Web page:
For the past six years, I have been researching the life and ministry of Rev. Dr. Prathia Hall (1940-2002), a civil rights activist, Baptist preacher, and womanist scholar. Little did I know at the beginning of this journey that Prathia would become a spiritual mother to me, a “shero” who continues to inspire me about the real meaning of life and faith.
Prathia was born in Philadelphia and grew up helping with her father’s social gospel oriented church ministry. In high school and college, she became involved with Fellowship House, a Philadelphia ecumenical social justice organization, where she studied the philosophy of nonviolence.
In 1962, Hall joined the Student Nonviolent Coordinating Committee (SNCC) in Southwest Georgia and Alabama, canvassing door to door to register voters and teaching in freedom schools, educational programs to help potential voters pass registration tests. She was arrested many times in Georgia and Alabama, and she suffered a minor gunshot wound in Georgia in September, 1962. She resigned from SNCC in 1966 when the organization transitioned away from nonviolence, though she described her time in the movement as the best education she ever received.
Prathia became one of the first African American Baptist women ordained by the American Baptist Churches of the U.S.A. (1977), was the first woman accepted into the Baptist Minister Conference of Philadelphia and Vicinity (1982), completed her M.Div. and Ph.D. (1997) degrees at Princeton Theological Seminary, and became a well-respected professor of Christian ethics, womanist theology, and African American religious history at United Theological Seminary in Dayton, Ohio and Boston University.
In 1997, Ebony magazine named her first in its list of “15 Greatest Black Women Preachers,” and she was the only woman considered for its list of “10 Greatest Black Preachers,” ultimately placing eleventh. She pastored Mt. Sharon Baptist Church in Philadelphia, her father’s church, for nearly a quarter century.
She mentored over two hundred aspiring African American clergywomen, and there is a prominent blog for young African American clergywomen named “Prathia’s Daughters.” She remained active in the Progressive National Baptist Convention, the American Baptist Churches USA, the New York Board of Education, the Association of Black Seminarians, and domestic and international advocacy for liberation and equality of men and women of all ethnicities.
After a long battle with cancer, Prathia died in 2002.
Though she led an amazing life and accomplished great things, Prathia was a modest woman. She worked tirelessly for justice. And not in front of the camera like some of her colleagues, but among the people. She wasn’t afraid to be with the people. She spent hours on the front porch listening to stories, building trust, and walking alongside people. She valued every person, not just those with formal credentials. She empowered people to realize their giftedness and calling in spite of obstacles, and her faith inspired others to find their own.
As I read Prathia’s sermons, I was moved by the power of her preaching, by the way she transformed her suffering into prophetic proclamation. She lost her father in a car accident in 1960, survived four years of police brutality and constant threat of harm during the movement, earned an Ivy League graduate education as a single mother while teaching and preaching, endured painful injuries from two car accidents, and lost her brother and her daughter under tragic circumstances.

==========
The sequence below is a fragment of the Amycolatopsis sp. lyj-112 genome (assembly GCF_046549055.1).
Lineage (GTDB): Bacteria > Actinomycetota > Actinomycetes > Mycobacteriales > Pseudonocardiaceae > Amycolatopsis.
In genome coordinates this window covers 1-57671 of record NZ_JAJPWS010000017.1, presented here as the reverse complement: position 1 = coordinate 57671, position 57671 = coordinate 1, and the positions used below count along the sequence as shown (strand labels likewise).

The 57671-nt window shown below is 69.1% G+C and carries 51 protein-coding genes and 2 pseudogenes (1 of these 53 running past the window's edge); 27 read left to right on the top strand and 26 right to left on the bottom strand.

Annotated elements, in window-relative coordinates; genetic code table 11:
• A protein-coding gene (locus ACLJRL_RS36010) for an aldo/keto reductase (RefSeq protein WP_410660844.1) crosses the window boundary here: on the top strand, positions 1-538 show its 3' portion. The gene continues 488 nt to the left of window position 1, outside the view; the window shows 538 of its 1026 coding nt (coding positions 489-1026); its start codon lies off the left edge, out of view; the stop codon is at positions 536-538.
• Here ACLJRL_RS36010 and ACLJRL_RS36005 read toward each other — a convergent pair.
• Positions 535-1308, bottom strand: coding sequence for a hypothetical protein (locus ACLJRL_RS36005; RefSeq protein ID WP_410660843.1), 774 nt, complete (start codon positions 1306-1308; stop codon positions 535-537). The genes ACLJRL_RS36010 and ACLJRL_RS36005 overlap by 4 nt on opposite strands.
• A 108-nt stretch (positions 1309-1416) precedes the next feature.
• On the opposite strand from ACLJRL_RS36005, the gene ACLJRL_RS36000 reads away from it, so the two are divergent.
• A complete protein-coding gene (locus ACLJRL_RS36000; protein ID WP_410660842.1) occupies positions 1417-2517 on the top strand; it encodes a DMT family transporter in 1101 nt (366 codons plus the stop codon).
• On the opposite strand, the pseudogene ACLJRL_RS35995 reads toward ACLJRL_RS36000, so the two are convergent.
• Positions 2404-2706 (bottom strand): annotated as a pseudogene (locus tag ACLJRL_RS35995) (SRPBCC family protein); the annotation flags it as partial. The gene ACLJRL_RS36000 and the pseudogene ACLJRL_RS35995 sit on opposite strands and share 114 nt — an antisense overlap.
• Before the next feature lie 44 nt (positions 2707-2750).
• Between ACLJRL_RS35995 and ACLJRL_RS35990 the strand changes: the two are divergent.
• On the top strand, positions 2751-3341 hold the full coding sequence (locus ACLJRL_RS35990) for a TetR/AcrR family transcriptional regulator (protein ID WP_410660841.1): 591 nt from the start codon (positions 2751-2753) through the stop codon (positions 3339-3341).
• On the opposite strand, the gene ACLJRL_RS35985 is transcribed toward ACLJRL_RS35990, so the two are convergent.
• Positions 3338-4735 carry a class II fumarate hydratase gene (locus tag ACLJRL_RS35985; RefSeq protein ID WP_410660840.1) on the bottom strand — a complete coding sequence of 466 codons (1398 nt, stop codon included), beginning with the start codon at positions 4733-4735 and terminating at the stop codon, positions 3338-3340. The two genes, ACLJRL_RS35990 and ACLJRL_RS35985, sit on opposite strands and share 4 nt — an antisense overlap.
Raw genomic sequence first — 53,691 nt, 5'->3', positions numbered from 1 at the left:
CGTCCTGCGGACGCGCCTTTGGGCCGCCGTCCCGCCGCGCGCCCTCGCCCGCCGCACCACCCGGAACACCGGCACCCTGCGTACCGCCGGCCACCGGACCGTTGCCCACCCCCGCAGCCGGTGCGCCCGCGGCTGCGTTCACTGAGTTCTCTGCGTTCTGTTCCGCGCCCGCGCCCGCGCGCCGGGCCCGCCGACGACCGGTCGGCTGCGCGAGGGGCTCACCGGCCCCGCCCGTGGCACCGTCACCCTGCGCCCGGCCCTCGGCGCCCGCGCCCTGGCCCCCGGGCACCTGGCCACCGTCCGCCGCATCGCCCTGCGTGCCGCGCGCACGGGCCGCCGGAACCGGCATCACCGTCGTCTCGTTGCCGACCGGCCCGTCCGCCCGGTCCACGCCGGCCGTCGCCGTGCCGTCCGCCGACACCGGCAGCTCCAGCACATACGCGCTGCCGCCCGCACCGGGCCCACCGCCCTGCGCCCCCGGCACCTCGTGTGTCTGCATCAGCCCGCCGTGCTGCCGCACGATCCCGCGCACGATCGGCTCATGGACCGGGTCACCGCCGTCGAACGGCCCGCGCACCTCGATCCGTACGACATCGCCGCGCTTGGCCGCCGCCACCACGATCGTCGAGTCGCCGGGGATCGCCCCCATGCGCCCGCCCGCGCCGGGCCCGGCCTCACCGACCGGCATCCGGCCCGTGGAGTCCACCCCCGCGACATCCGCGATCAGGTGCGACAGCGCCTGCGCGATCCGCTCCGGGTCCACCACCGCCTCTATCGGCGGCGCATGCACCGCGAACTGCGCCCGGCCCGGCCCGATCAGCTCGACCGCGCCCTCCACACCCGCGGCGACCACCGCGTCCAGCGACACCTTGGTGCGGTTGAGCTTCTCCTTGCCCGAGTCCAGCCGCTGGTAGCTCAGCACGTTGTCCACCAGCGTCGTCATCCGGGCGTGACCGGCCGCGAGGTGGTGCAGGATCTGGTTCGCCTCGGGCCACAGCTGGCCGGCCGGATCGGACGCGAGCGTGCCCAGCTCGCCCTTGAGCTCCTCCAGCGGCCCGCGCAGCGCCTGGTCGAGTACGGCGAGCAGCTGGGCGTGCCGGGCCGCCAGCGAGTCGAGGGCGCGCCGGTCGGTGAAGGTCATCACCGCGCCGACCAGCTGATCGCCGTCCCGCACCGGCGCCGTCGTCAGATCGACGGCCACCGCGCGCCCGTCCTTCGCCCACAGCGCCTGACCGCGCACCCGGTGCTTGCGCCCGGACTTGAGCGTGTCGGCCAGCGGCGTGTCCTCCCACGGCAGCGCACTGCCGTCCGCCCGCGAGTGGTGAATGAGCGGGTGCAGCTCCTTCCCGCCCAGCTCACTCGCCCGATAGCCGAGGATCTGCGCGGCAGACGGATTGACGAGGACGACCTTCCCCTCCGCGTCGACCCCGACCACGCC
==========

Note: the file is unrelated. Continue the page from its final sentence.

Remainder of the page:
Rather than let these difficulties silence her, she allowed her own theological journey to radiate through her preaching. She articulated the deep emotions of these experiences in her preaching in a way that welcomed all who had suffered to find refuge in the presence of God and reminded them that God’s justice will always prevail over evil. She used to say that she had to preach, had to write, had to let it out to keep from being consumed by anger. And by anyone’s standards, she had righteous cause for anger.
Instead, she turned ashes into beautiful breaths of life.
I found myself, and still find myself, being formed by her words, being challenged to speak truth to power and to stand in solidarity with the oppressed. Her courage to cut through the excuses given for delayed progress of gender equality in Baptist ministry leadership inspired me to follow my calling in spite of those who say that because of my gender I must be mistaken about God’s call. She taught me to not feel selfish or divisive for wanting opportunity to preach, but to see this as obedience to God’s call for my life.
When I was a single mother trying to finish my PhD, her words reminded me why I must keep going no matter how difficult the journey. When I was finally brave enough to name my suffering and speak truth to power against those who had oppressed and abused me, and when my oppressors attacked me for doing so, Prathia’s words surrounded me, lifted me up, and breathed new life into me.
I wish I could have met Prathia, my single most profound preaching mentor. I am blessed to know many people who knew her and who have shared her spark of life with me. I will never stop sharing that spark with others. I will forever cling to her wisdom, to her heroic bravery in the movement, to her unshakeable conviction that the God who calls us will see us through.
And as Prathia reminded us, “We who believe in freedom cannot rest until it comes….”
Rev. Dr. Courtney Pace Lyons is mother to Stanley and works at Baylor University, where she studied Prathia Hall and earned her PhD.
*Portions of this blog post were taken Courtney Pace Lyons, “Prathia Hall,” African American National Biography (New York: Oxford University Press, 2012).